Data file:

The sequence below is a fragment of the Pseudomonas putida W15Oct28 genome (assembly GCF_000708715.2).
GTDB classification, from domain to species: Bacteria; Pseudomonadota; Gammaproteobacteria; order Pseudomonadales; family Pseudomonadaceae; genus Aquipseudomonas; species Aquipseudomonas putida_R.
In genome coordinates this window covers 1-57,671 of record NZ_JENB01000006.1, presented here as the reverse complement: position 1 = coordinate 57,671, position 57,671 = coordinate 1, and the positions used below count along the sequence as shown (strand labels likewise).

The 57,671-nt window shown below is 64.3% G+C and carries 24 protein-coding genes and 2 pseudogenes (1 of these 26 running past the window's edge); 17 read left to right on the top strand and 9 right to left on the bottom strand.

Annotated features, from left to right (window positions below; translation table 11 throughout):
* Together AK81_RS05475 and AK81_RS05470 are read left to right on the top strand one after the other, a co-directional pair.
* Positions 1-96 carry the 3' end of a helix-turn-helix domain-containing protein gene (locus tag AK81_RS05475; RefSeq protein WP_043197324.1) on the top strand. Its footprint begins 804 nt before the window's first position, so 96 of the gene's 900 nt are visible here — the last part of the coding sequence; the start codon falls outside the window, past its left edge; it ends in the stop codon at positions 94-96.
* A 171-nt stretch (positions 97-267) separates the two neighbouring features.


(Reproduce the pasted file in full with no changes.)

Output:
The sequence below is a fragment of the Pseudomonas putida W15Oct28 genome (assembly GCF_000708715.2).
GTDB classification, from domain to species: Bacteria; Pseudomonadota; Gammaproteobacteria; order Pseudomonadales; family Pseudomonadaceae; genus Aquipseudomonas; species Aquipseudomonas putida_R.
In genome coordinates this window covers 1-57,671 of record NZ_JENB01000006.1, presented here as the reverse complement: position 1 = coordinate 57,671, position 57,671 = coordinate 1, and the positions used below count along the sequence as shown (strand labels likewise).

The 57,671-nt window shown below is 64.3% G+C and carries 24 protein-coding genes and 2 pseudogenes (1 of these 26 running past the window's edge); 17 read left to right on the top strand and 9 right to left on the bottom strand.

Annotated features, from left to right (window positions below; translation table 11 throughout):
* Together AK81_RS05475 and AK81_RS05470 are read left to right on the top strand one after the other, a co-directional pair.
* Positions 1-96 carry the 3' end of a helix-turn-helix domain-containing protein gene (locus tag AK81_RS05475; RefSeq protein WP_043197324.1) on the top strand. Its footprint begins 804 nt before the window's first position, so 96 of the gene's 900 nt are visible here — the last part of the coding sequence; the start codon falls outside the window, past its left edge; it ends in the stop codon at positions 94-96.
* A 171-nt stretch (positions 97-267) separates the two neighbouring features.